A light-hearted wartime village comedy focused on (presumably Jewish, but only presumably—see below) Austrian refugees from Hitler was, in retrospect, probably unlikely to fully pan out—though I wrote here a while back about Rose Allatini's surprising success at drawing a joyful, life-affirming humor from the situations of Jewish refugees in her delightful Family from Vienna (1941). I might have been unfairly expecting a duplicate of that pleasure here. 

Trask's tale centers on two widowed sisters, Toni Wessler and Anna Sieding, arrived in the small town of Pinsford from relative wealth and sophistication in Vienna. Anna is self-absorbed and superficial and on the hunt for a new husband, while Toni is more sensitive and responsible and tries to smooth over the disruptions caused by Anna and make the best of things (they might almost be Susan Scarlett characters). Toni's husband was dead of a heart attack just before the war began, while if there was a reference to the cause of Anna's loss, I seem to have missed it, but neither are overly distressed by their loss ("Toni put on a touch of the scent she had always used when she was married to her Siegfried, whose greatest value as a husband was his tact in ceasing, at just the right moment, to be one"). They are, however, distressed by their less affluent position in London, taken in (supposedly as secretaries, but work is, shall we say, not in the forefront) by a fellow immigrant, the formidable Hélène Moore, who years before had had the foresight to marry a wealthy Englishman and set up as the gracious lady of the manor.

The two widows have the expected difficulties settling into English village life and English cultural norms, and manage to arouse in turn antagonism, light scandal, and more than one of the local beaus. It sounds delightful, I know, and it truly is pleasant enough, but overwritten and overly wordy—Trask may have been under pressure to keep up her quota of books under both her Delamain pseudonym and her real name, amidst the pressures of wartime life, and it often felt like she was, to paraphrase Truman Capote being bitchy about Jack Kerouac, not so much writing as typing—feverishly, perkily, but ultimately without much direction or sufficient interest. As a side point, I have to wonder if publishers during WWII, with paper shortages and all, insisted on looooooooooooonnngggg paragraphs? Walls of words in tiny print—I've noticed the depressing tendency before, and it here certainly affected my level of interest.

I found it a bit difficult to really care for the characters here as well, and part of that might stem from their bewildering and invisible background. It feels as though the author specifically wanted to avoid any suggestion that the widows (or Hélène herself) might be Jewish, though it's hard to imagine what else they could possibly be. They seem unlikely to have engaged in passionately anti-Nazi political activism either. And yet they are clearly refugees, having left many of their glamorous belongings beyond when hastily leaving the country. They give the impression of having left the country because the Nazis were just a bit too gauche for their taste, or because in wartime they were having difficulty obtaining the best kind of streudel… It seems the author is trying to have her, er, streudel and eat it too—use the then-familiar trope of refugees adapting to new situations, but carefully obscure any of the trauma that would have put them in the situation in the first place. She wanted frivolous, silly, superficial refugees with no worries but finding fun and romance, and as a result, the characters don't ever seem as real or alive as even a middlebrow comedy would reasonably require them to be.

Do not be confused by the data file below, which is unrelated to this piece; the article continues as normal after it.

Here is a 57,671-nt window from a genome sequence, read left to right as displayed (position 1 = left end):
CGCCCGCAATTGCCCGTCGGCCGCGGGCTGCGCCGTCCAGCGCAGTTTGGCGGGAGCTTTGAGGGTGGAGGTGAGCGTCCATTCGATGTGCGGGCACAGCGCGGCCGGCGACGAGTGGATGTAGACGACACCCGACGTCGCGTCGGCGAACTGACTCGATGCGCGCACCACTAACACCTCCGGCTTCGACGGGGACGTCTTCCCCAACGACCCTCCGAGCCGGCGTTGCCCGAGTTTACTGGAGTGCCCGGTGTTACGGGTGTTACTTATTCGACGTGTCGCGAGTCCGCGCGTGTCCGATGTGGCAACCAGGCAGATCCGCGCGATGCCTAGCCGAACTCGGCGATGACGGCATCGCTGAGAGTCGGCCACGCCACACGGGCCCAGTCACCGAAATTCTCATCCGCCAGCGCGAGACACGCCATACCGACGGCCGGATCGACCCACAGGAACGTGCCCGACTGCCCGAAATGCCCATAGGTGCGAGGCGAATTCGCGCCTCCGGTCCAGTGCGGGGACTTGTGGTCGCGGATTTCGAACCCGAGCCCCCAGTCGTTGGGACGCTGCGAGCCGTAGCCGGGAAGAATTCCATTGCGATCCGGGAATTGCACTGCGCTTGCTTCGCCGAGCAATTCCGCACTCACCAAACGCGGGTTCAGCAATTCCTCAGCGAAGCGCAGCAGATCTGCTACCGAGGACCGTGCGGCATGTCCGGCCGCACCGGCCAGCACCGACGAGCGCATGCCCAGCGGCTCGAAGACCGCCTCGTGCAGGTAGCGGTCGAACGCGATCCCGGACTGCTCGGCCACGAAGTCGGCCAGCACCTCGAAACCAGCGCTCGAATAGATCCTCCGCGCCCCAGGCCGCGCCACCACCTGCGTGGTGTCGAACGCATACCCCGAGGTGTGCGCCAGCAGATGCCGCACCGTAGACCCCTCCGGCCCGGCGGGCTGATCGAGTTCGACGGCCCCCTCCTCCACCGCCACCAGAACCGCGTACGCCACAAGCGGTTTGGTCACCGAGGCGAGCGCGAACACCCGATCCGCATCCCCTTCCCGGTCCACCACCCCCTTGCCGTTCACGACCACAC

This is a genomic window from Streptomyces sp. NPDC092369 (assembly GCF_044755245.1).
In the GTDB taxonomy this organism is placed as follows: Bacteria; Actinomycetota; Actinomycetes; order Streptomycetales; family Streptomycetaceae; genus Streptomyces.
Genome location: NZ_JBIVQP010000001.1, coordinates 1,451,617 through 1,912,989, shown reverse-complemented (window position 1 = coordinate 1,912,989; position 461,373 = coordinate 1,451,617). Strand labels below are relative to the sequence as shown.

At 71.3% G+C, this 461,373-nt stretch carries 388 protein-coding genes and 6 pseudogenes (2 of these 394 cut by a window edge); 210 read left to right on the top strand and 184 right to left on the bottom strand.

That said, if I had been unexpectedly snowbound etc., and Merry Widows Waltz the only entertainment available, I would undoubtedly have been quite content to finish it and enjoy it. With lots of other of enticing books breathing down my neck, though, I moved on to other things and opted not to worry how it all turned out (more or less happily, I'm sure).

Despite my luke-warm feelings here, I do have one more Trask title (under her own name this time) among my British Library treasures—Only the Best (1935) is set in a department store—shades of Babbacombe's, I fervently hope?

I have to note that Andrew Hall has created a fascinating webpage to share his research on Trask here, and I owe grateful thanks to him as well for discovering in the process that Trask and Delamain were one and the same author—until he emailed me his findings, I had two separate entries for them. One fact Andrew discusses on his page is that, as obscure as Trask's own books have become today, a book award was established in her name in 1984, the Betty Trask Prize, and is still awarded to this day, including to some prestigious and recognizable authors whom Andrew mentions (though he also notes that the Society of Authors, who administer the prize, have long ignored the criteria she specified). But at least her name lives on. Even if her books don't…

Sunday, December 3, 2023

Nothing but a sense of humor: JANE BIRD, By Accident (1935)

"Do you believe in anything, Susan?"
"No. Nothing. Except a sense of humour."

This book rather inconsiderately jumped the queue in my TBR, ahead of a few hundred other titles that have been waiting in line for years. But I only just came across this author in my research a few weeks ago, and although the only thing I knew about this novel (the first of only two by Bird, whose real name was Dame (!) Dorothea Croft, née Mavor) was a rather short and uninformative blurb from the Observer (see below), some instinct kicked in and I not only ordered the one affordable copy but also plunged right into it as soon as it arrived.